Last month, Pan American Development Foundation (PADF) held an after-work conversation on the intersection of arts and development at the Liaison Capitol Hill Hotel, part of summer series of Hotel – sponsored soirées – sharing space with those taking a dip in the rooftop pool in Washington DC.
Actor and philanthropist Jimmy Jean-Louis, PADF’s ambassador for Haitian Children, Ciné Institute founder David Belle, Haitian gallery owner Gael Monnin, whose displayed selection of paintings from Haiti provided authenticity, and Haiti Cultural Exchange’s (HCX) Regine Roumain participated in a panel on the role for the Haiti art sector in fostering development in Haiti.
In welcoming remarks, OAS Assistant Secretary General Albert R. Ramdin extolled the creative efforts in Haiti, advocating that with innovative thinking, culture can help drive economic recovery. He cited the country’s renowned art, film and music.
Actor Jimmy Jean-Louis spoke of the need to do more to support artists and allow them to develop their own authentic voices and visions. “We have talent, we don’t have theaters,” he said. “If the private sectors build some theaters, they’d all be packed.” The Triumph and Rex Cinemas, in operation years prior to the earthquake, and then damaged, are being rebuilt. Their openings are “not far away.”
“The image of Haiti in the media is so bad,” he painfully reflected. “We’ve accomplished such extraordinary things and changed the world. That’s what we’ve done. We don’t need to imitate what we see on TV.”
Jean-Louis founded Hollywood Unites for Haiti, originally to promote sports and cultural activities for Haitian underprivileged youth. The organization’s mission has expanded its scope, post-earthquake, to support more vital rebuilding activities.
David Belle outlined how Ciné Institute in Jacmel, the country’s only film training institute, tuition free-of-charge, evolved from the three international film festivals in Jacmel that he co-founded and directed. Each edition of the festival included extremely popular filmmaking workshops with presenting filmmakers. From the great appreciation of and respect for cinema, Belle recognized, “Haitians want to see films about their own culture.”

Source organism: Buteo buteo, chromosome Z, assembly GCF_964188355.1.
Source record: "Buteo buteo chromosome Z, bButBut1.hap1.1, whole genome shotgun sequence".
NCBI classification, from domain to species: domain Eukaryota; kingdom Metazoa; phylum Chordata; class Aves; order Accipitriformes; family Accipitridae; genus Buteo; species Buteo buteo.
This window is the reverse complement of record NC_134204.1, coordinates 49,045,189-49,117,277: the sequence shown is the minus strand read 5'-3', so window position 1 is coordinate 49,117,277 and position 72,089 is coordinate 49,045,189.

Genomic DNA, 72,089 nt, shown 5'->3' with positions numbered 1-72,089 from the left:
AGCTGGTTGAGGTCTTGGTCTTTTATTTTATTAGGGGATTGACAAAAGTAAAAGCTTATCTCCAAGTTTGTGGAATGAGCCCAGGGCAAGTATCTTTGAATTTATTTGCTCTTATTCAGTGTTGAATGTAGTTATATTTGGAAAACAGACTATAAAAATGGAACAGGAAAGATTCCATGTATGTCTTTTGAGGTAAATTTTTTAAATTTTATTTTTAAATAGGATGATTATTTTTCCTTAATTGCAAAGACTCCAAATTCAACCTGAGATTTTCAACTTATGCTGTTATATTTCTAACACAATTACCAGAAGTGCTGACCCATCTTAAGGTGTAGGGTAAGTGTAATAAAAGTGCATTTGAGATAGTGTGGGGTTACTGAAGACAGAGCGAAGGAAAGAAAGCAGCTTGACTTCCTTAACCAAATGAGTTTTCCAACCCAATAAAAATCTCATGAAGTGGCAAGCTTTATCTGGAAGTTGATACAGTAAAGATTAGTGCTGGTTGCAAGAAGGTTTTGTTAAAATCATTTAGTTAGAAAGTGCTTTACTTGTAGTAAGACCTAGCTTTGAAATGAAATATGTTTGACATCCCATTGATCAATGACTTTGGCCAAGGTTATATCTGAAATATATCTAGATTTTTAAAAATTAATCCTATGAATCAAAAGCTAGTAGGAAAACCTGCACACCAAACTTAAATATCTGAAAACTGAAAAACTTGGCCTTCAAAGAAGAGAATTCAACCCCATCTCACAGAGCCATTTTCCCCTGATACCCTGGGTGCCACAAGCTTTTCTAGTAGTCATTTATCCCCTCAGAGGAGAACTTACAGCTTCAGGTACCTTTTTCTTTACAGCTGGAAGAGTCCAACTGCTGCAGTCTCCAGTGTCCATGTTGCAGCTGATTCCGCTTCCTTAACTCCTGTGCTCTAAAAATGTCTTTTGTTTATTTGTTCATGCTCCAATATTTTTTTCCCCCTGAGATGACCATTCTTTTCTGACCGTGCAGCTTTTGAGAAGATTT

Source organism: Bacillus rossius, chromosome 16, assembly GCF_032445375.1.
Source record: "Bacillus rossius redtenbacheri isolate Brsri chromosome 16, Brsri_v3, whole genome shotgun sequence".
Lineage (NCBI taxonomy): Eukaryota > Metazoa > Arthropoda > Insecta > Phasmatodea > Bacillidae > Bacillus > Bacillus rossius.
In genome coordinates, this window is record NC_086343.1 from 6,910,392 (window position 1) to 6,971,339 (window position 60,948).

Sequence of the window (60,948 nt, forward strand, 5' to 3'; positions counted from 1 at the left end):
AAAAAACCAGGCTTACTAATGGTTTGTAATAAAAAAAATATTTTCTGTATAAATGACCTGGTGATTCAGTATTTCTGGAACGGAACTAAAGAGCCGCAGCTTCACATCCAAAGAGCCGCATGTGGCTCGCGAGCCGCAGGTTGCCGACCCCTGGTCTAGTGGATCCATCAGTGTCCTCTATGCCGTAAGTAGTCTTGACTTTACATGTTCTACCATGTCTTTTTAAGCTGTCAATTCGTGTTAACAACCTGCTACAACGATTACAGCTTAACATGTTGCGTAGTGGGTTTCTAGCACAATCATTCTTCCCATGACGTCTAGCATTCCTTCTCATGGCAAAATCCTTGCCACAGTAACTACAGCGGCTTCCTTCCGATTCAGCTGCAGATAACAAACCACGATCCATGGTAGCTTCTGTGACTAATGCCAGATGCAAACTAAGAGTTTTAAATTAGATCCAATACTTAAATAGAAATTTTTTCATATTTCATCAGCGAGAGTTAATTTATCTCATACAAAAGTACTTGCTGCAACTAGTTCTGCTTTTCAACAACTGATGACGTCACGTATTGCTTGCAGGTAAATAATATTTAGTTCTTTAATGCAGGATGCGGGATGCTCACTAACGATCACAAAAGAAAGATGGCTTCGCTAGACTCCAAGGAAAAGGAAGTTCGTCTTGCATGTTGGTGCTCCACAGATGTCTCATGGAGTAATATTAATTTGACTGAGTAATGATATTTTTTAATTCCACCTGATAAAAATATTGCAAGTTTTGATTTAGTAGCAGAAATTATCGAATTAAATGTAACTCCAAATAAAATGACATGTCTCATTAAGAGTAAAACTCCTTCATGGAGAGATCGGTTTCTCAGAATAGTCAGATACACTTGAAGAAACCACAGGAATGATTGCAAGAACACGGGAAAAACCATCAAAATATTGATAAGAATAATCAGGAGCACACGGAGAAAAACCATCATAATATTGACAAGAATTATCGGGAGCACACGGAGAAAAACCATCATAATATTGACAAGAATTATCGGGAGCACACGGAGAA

At the panel, Belle spoke about how Nigeria has the third largest world film industry (after Hollywood, and India’s Bollywood); its growth owing to new technology, low budgets, local talent and direct sales and how there is a future for Haitian cinema and emerging opportunities in the broadcast market.
Ciné Institute’s two-year program graduated its first class in 2011. When classes were interrupted by the earthquake that hit Jacmel hard, students documented its affects.
The Institute has had three graduating classes –100 students, since its inception and graduates have been hired by non-governmental institutions (NGOs), to film and produce music videos, and to make commercials.
Ciné Institute is also partnering with the new Audio Institute, which offers a tuition free, two-year intensive training program to Haitians in all aspects of music production and audio engineering, as well as the business skills needed to flourish in the local and international music industries and skills for radio production, an integral aspect of Haitian life.
Next to speak on the panel, Gael Monnin stressed the importance of infrastructure in Haiti, both in roads, reliable access to electricity and the internet. Monnin lives in Haiti and is a third generation galleryist. “Infrastructure is important for stable businesses. In the visual arts, stability in the infrastructure helps provides the means for sales that support the artists.” She also mentioned how the private sector should be helping in sponsoring artists and supporting museums, of which there are very few. “Museums mean ‘you’re here to stay,’” she said.
Brooklyn-based HCX’s Regine Roumain was the panel’s bridge between Haiti/ Haitian artists, and the Haitian Diaspora. “I work to present Haitian artists in New York,” she said, speaking about the need to support working artists in Haiti. “They are creating under such difficult circumstances and with limited financial support,” she reminded those present.
HCX has sponsored artists from Haiti to present or collaborate with artists in New York and has also brought filmmakers from Haiti to its bi-annual Haitian film festival. She spoke of the need to provide professional development opportunities for these artists and to foster a wider market outside of Haiti for their work.
All the panelists agreed that “art and culture should be selling points of Haiti, not poverty.”
The sun had long set as the evening wound down and Brooklyn’s own Melanie Charles performed jazz and Haitian favorites, bringing more Haitian culture, to the engaged gathering on the Washington rooftop.